Lorraine Wilde | 03/02/2020 | Insider Blogs |   

Stroll Through Art Walks in Bellingham

One of the best ways to get to know a town is through their art and Bellingham and Whatcom County are home to hundreds of artists. From sculptors to painters, photographers and potters, there are so many ways to appreciate the visual arts. One of the best ways to take it all in is by bringing the whole family on an art walk. Luckily, you can catch one at least twice a month all year long in our area.

Local artists display their work inside local businesses and theaters, allowing visitors to stroll by for a look, free of charge. Visitors can appreciate the art, check out the business and often meet a small business owner or two.

Art walks are so much more than the art too. Venues often offer demonstrations by the local artists along with live music, performances and a range of free refreshments.

Part of my appreciation of art is learning about the techniques used. I love talking with the artists about what inspired their work, how they learned their technique and the fascinating stories behind each piece.

Whether its metal work, watercolor, pottery or blown glass, there is a little something for every taste on your stroll. Art Walks are also the perfect activity before or after dinner or paired with a show or nightcap.

Art walks also make great family activities. When my sons were little, they got some exercise while I got to feel like a grown-up, and having snacks at each venue helped keep them moving forward. Now that they’re teens, they have opinions about the work and I’m thankful for (and sometimes surprised by) the conversations we have about art, culture, politics and whatever tangent the art inspires.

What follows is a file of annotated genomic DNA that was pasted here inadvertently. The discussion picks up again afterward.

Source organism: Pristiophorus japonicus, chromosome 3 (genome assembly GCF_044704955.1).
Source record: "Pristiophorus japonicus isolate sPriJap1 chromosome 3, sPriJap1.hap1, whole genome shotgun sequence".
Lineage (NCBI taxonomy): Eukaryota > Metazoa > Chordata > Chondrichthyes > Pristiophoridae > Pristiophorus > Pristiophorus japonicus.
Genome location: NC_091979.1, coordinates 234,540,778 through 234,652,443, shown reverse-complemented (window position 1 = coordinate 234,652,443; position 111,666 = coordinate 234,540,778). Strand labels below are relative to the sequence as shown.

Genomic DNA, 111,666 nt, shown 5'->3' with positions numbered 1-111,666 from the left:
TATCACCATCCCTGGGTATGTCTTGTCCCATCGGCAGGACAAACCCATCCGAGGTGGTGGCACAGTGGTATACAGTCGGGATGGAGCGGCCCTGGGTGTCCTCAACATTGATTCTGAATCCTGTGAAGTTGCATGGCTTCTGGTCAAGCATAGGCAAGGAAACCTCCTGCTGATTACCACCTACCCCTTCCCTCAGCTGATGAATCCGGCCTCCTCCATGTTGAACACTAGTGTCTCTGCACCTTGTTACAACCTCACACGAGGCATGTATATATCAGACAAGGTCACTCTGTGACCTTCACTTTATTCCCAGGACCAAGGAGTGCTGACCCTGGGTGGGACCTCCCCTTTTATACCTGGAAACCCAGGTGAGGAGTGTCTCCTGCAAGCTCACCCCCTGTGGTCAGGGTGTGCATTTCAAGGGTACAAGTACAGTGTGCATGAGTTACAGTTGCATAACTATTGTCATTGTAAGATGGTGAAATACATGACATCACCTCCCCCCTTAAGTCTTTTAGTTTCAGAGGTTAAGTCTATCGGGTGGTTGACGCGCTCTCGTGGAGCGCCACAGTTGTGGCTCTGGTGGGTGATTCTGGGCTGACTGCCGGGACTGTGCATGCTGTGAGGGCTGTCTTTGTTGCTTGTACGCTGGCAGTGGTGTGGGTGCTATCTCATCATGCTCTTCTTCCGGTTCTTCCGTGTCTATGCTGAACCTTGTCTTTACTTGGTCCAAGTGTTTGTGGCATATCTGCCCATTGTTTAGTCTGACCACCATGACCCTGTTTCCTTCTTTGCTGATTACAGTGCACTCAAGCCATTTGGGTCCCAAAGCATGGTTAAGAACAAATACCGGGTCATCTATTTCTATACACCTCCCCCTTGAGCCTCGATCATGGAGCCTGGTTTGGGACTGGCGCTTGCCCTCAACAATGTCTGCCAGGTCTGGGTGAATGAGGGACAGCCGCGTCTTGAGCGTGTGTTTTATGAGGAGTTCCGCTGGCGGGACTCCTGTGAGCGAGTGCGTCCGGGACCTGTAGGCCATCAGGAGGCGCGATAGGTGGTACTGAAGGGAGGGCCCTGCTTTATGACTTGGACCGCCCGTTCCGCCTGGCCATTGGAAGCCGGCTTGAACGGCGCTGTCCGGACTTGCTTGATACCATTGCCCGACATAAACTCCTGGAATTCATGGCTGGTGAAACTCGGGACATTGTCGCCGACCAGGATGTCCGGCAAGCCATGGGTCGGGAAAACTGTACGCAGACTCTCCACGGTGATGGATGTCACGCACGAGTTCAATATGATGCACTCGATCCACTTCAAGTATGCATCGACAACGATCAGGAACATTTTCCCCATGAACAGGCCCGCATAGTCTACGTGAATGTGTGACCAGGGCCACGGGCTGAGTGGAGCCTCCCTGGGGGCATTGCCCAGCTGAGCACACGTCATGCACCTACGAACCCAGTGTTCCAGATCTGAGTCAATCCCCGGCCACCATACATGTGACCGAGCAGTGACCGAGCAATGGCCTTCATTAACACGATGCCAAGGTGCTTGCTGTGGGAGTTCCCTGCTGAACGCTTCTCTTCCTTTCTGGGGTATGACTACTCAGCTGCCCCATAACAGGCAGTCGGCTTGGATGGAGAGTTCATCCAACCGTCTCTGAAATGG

Downtown Art Walk

Hosted by the Downtown Bellingham Partnership, Downtown Bellingham's Art Walk happens on the first Friday of every month and is the perfect way to start your Friday night and kick off the weekend. Enjoy and explore local galleries, studios, museums, shops and restaurants that showcase the creative talent of the area.

Clustered together in the downtown Bellingham Arts District and adjacent areas, this art walk is fun and well-attended by locals and visitors alike. Business owners get into it, offering something different each month. That means even if you went two months in a row, you’d likely not see the same works or eat the same treat twice.

You’ll have the chance to enter drawings and raffles, grab the occasional piece of swag and perhaps find the perfect piece for your mantle or office.

I often park along Railroad or in the Commercial Street parking garage since they are in the center of town. Walking from there is easy and also takes you past a number of savory restaurants and pubs like Brandywine Kitchen, Uisce Irish Pub and Chuckanut Bay Distillery.

The art walk map is updated each month as venues are added, but there are usually sandwich boards to guide you. Some venues offer printed copies of the map near the entrance or register.

Get to know the vibrant heart of downtown Bellingham through its museums, galleries, studios, businesses, restaurants and breweries.

Fairhaven Art Walk